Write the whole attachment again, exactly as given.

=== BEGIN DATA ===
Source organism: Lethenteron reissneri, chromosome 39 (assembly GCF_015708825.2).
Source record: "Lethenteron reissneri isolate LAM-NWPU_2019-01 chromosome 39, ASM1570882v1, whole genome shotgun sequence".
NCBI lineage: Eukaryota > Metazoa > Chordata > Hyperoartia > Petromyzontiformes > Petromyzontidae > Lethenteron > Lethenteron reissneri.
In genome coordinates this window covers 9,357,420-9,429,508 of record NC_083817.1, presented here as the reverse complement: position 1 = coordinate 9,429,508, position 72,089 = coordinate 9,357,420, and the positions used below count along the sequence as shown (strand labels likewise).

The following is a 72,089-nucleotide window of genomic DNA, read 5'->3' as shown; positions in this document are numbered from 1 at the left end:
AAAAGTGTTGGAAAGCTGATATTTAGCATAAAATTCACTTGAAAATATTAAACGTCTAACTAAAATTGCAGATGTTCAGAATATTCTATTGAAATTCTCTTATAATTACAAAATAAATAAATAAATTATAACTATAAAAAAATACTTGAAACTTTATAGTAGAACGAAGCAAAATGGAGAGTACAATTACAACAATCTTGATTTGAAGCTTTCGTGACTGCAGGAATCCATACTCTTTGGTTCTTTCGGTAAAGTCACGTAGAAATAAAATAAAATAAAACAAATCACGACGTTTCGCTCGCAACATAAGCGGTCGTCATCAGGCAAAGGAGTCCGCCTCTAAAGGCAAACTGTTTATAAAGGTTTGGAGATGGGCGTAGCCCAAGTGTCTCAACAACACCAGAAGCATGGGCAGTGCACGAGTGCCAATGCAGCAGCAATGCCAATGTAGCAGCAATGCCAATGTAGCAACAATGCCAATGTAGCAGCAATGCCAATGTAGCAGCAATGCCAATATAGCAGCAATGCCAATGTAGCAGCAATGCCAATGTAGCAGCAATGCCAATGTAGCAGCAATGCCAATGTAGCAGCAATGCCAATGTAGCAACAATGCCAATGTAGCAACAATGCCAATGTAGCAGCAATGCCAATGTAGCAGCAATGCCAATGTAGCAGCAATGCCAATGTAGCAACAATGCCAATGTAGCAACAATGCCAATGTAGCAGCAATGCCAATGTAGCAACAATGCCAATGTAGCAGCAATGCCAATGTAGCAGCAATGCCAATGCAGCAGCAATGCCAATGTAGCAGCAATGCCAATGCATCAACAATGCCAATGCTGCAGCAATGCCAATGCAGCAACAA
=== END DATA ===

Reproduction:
Source organism: Lethenteron reissneri, chromosome 39 (assembly GCF_015708825.2).
Source record: "Lethenteron reissneri isolate LAM-NWPU_2019-01 chromosome 39, ASM1570882v1, whole genome shotgun sequence".
NCBI lineage: Eukaryota > Metazoa > Chordata > Hyperoartia > Petromyzontiformes > Petromyzontidae > Lethenteron > Lethenteron reissneri.
In genome coordinates this window covers 9,357,420-9,429,508 of record NC_083817.1, presented here as the reverse complement: position 1 = coordinate 9,429,508, position 72,089 = coordinate 9,357,420, and the positions used below count along the sequence as shown (strand labels likewise).

The following is a 72,089-nucleotide window of genomic DNA, read 5'->3' as shown; positions in this document are numbered from 1 at the left end:
AAAAGTGTTGGAAAGCTGATATTTAGCATAAAATTCACTTGAAAATATTAAACGTCTAACTAAAATTGCAGATGTTCAGAATATTCTATTGAAATTCTCTTATAATTACAAAATAAATAAATAAATTATAACTATAAAAAAATACTTGAAACTTTATAGTAGAACGAAGCAAAATGGAGAGTACAATTACAACAATCTTGATTTGAAGCTTTCGTGACTGCAGGAATCCATACTCTTTGGTTCTTTCGGTAAAGTCACGTAGAAATAAAATAAAATAAAACAAATCACGACGTTTCGCTCGCAACATAAGCGGTCGTCATCAGGCAAAGGAGTCCGCCTCTAAAGGCAAACTGTTTATAAAGGTTTGGAGATGGGCGTAGCCCAAGTGTCTCAACAACACCAGAAGCATGGGCAGTGCACGAGTGCCAATGCAGCAGCAATGCCAATGTAGCAGCAATGCCAATGTAGCAACAATGCCAATGTAGCAGCAATGCCAATGTAGCAGCAATGCCAATATAGCAGCAATGCCAATGTAGCAGCAATGCCAATGTAGCAGCAATGCCAATGTAGCAGCAATGCCAATGTAGCAGCAATGCCAATGTAGCAACAATGCCAATGTAGCAACAATGCCAATGTAGCAGCAATGCCAATGTAGCAGCAATGCCAATGTAGCAGCAATGCCAATGTAGCAACAATGCCAATGTAGCAACAATGCCAATGTAGCAGCAATGCCAATGTAGCAACAATGCCAATGTAGCAGCAATGCCAATGTAGCAGCAATGCCAATGCAGCAGCAATGCCAATGTAGCAGCAATGCCAATGCATCAACAATGCCAATGCTGCAGCAATGCCAATGCAGCAACAA